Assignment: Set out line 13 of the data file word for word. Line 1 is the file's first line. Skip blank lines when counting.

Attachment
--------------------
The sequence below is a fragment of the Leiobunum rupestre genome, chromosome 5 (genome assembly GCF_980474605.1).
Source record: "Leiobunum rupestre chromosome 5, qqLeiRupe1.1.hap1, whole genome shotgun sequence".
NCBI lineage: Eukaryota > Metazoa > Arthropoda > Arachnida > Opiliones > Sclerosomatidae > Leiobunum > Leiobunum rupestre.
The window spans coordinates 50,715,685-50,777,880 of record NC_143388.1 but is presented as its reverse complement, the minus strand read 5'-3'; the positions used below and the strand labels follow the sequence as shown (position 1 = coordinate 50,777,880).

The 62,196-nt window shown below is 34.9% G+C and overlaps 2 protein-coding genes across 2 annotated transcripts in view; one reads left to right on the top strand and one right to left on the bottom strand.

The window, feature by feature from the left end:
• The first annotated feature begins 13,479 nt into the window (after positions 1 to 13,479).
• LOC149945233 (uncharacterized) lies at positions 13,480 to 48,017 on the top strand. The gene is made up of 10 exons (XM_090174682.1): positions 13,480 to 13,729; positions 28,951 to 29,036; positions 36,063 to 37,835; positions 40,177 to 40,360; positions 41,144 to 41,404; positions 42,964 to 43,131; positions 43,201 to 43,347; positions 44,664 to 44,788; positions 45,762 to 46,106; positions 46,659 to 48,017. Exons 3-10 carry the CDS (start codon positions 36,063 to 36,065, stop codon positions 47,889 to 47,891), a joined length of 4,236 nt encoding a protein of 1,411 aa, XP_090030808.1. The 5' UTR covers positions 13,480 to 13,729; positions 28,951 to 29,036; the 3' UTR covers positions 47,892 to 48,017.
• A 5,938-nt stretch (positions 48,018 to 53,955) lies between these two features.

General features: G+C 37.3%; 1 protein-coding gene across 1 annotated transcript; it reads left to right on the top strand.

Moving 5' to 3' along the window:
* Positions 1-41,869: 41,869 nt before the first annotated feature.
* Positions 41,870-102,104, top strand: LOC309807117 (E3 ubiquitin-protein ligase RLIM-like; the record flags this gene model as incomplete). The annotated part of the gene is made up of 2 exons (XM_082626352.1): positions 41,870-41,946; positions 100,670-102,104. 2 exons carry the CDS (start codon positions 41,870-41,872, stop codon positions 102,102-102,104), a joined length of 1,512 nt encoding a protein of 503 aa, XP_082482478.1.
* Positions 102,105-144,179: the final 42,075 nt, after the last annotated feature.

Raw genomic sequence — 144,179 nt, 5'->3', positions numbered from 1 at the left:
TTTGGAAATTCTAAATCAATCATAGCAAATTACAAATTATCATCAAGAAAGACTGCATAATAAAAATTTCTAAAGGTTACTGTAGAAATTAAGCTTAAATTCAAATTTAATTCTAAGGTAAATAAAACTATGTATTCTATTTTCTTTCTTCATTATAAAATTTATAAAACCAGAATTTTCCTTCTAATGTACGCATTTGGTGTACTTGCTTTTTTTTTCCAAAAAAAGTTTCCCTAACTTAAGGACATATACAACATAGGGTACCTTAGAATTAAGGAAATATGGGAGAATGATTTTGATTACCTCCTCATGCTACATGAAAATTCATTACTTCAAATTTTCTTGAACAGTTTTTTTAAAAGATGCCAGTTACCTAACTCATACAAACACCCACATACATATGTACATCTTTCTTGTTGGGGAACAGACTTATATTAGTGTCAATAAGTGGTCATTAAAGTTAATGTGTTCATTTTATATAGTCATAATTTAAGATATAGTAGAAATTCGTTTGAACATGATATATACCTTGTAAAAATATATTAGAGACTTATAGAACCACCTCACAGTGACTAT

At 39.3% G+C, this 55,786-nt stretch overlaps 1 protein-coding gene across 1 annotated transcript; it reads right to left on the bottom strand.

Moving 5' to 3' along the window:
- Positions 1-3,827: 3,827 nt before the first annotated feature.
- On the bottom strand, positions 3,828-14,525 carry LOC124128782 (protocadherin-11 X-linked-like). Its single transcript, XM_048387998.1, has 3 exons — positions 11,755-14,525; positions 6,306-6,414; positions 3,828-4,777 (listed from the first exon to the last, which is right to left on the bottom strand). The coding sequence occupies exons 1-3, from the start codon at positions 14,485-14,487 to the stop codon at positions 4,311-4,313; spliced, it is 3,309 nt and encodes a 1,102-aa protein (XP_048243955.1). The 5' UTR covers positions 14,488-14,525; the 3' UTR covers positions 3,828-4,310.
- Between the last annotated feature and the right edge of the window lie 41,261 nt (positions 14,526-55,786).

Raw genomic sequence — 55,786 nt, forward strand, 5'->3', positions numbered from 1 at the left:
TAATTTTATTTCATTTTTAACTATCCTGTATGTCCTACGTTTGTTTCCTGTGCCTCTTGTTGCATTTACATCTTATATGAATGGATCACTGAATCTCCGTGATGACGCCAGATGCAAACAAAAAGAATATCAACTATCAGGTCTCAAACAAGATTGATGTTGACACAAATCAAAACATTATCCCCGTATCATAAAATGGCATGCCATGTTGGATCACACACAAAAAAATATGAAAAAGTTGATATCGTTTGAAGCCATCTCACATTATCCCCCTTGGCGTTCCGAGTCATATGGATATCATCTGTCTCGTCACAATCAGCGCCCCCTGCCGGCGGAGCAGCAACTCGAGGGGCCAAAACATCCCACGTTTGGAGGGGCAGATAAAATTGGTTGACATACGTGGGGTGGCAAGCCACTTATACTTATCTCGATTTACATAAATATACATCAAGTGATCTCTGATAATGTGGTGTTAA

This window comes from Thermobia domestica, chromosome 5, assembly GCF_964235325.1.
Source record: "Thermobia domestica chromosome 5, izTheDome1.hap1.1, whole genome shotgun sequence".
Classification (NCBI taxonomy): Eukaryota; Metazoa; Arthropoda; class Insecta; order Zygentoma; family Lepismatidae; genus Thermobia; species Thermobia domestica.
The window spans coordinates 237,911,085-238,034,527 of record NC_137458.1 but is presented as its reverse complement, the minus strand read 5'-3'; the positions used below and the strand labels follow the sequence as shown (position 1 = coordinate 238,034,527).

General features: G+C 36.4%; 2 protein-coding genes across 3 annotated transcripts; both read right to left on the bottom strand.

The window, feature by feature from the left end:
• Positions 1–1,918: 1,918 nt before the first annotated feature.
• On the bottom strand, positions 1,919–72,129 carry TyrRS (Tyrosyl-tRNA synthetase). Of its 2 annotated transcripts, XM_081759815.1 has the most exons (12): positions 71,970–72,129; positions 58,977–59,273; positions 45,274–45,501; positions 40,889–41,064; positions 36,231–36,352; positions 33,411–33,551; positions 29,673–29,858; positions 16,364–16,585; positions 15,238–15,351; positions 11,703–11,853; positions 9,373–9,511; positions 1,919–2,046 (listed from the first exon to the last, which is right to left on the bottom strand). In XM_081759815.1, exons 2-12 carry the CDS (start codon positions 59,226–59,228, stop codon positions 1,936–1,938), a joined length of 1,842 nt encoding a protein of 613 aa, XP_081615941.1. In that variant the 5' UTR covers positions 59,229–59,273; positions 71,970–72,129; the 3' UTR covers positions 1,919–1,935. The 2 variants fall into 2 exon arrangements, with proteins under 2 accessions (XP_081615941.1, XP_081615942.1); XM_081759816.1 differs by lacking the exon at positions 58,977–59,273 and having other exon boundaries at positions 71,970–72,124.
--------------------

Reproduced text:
* Positions 41,870-102,104, top strand: LOC309807117 (E3 ubiquitin-protein ligase RLIM-like; the record flags this gene model as incomplete). The annotated part of the gene is made up of 2 exons (XM_082626352.1): positions 41,870-41,946; positions 100,670-102,104. 2 exons carry the CDS (start codon positions 41,870-41,872, stop codon positions 102,102-102,104), a joined length of 1,512 nt encoding a protein of 503 aa, XP_082482478.1.